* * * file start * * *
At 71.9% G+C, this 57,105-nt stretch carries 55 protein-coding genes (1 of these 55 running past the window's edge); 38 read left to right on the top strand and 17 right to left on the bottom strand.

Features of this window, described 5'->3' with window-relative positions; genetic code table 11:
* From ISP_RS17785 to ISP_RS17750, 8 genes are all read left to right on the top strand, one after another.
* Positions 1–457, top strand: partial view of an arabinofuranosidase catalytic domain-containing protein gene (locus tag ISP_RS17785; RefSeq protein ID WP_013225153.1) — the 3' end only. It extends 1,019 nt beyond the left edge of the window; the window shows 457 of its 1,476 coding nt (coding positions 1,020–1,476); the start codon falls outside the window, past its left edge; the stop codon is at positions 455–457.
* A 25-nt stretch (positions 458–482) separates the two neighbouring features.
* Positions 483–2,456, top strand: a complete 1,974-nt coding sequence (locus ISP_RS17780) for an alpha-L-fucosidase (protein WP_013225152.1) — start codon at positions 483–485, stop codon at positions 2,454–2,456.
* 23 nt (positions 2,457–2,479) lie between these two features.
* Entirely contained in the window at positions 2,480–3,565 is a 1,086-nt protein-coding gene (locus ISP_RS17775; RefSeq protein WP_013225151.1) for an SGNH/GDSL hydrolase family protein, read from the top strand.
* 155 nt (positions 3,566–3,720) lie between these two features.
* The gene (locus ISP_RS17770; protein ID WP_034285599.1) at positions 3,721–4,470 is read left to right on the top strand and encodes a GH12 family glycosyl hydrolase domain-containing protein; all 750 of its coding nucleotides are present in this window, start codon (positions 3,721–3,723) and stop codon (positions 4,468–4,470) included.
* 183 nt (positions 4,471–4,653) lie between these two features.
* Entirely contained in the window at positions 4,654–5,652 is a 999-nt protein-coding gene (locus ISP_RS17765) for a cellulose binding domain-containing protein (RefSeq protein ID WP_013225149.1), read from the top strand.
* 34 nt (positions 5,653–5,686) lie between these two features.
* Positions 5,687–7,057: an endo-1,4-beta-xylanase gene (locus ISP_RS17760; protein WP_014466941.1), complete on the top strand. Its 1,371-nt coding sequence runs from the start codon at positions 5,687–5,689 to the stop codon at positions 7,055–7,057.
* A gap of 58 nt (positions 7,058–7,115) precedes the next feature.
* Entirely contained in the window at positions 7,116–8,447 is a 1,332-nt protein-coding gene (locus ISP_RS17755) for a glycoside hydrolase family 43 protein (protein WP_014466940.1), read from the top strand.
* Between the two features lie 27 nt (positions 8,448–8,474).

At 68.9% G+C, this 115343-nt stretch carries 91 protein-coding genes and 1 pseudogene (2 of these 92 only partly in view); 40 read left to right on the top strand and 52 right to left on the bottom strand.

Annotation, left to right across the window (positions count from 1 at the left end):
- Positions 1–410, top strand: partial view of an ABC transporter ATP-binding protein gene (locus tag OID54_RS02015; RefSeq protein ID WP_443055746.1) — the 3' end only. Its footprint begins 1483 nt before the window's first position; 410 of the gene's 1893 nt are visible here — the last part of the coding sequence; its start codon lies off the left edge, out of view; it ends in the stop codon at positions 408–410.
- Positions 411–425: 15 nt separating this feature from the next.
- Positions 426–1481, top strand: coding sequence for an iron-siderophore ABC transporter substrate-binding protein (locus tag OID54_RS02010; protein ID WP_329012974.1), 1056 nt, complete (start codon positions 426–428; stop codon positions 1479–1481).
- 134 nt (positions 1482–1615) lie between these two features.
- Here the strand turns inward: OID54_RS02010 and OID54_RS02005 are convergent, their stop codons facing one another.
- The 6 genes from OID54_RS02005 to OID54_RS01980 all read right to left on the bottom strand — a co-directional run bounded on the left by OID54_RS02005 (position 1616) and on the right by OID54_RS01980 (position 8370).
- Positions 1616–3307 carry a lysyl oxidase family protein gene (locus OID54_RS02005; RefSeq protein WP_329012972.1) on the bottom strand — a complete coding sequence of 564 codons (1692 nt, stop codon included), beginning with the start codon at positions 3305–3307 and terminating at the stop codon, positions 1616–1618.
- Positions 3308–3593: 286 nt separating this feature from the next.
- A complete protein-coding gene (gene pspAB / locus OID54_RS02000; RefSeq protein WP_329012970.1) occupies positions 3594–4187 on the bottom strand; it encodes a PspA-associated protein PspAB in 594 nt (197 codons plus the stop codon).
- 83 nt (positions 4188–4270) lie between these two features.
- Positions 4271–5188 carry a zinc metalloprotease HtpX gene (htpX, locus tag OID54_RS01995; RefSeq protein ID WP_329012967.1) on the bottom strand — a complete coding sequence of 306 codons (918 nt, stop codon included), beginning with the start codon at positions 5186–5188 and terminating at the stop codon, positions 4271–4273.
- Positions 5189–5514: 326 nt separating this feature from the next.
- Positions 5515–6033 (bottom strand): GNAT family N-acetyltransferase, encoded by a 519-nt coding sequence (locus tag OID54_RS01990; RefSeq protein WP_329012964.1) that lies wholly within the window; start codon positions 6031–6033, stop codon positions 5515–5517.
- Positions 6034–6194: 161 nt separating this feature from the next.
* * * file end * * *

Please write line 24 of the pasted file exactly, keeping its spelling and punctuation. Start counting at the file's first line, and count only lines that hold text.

- Here the strand turns inward: OID54_RS02010 and OID54_RS02005 are convergent, their stop codons facing one another.